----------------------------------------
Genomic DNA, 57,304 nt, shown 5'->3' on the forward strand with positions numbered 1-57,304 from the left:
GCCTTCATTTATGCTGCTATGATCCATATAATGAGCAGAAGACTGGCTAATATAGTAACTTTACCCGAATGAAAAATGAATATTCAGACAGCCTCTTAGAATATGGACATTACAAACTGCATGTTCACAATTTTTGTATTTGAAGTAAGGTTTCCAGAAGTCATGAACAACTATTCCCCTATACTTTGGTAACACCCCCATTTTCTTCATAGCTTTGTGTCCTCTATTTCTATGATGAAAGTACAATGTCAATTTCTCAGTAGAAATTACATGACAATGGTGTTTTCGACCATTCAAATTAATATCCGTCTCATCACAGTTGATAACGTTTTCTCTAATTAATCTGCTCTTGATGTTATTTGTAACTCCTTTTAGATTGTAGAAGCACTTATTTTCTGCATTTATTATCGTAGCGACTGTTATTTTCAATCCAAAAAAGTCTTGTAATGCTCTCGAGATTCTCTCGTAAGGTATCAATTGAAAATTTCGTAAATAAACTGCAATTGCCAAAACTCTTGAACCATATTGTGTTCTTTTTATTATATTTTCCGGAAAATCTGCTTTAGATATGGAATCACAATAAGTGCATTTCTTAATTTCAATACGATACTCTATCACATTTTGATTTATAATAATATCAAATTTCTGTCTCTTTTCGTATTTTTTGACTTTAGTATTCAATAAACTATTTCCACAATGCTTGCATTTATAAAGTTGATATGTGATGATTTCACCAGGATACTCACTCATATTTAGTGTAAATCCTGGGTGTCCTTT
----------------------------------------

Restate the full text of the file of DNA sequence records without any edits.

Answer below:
Genomic DNA, 57,304 nt, shown 5'->3' on the forward strand with positions numbered 1-57,304 from the left:
GCCTTCATTTATGCTGCTATGATCCATATAATGAGCAGAAGACTGGCTAATATAGTAACTTTACCCGAATGAAAAATGAATATTCAGACAGCCTCTTAGAATATGGACATTACAAACTGCATGTTCACAATTTTTGTATTTGAAGTAAGGTTTCCAGAAGTCATGAACAACTATTCCCCTATACTTTGGTAACACCCCCATTTTCTTCATAGCTTTGTGTCCTCTATTTCTATGATGAAAGTACAATGTCAATTTCTCAGTAGAAATTACATGACAATGGTGTTTTCGACCATTCAAATTAATATCCGTCTCATCACAGTTGATAACGTTTTCTCTAATTAATCTGCTCTTGATGTTATTTGTAACTCCTTTTAGATTGTAGAAGCACTTATTTTCTGCATTTATTATCGTAGCGACTGTTATTTTCAATCCAAAAAAGTCTTGTAATGCTCTCGAGATTCTCTCGTAAGGTATCAATTGAAAATTTCGTAAATAAACTGCAATTGCCAAAACTCTTGAACCATATTGTGTTCTTTTTATTATATTTTCCGGAAAATCTGCTTTAGATATGGAATCACAATAAGTGCATTTCTTAATTTCAATACGATACTCTATCACATTTTGATTTATAATAATATCAAATTTCTGTCTCTTTTCGTATTTTTTGACTTTAGTATTCAATAAACTATTTCCACAATGCTTGCATTTATAAAGTTGATATGTGATGATTTCACCAGGATACTCACTCATATTTAGTGTAAATCCTGGGTGTCCTTT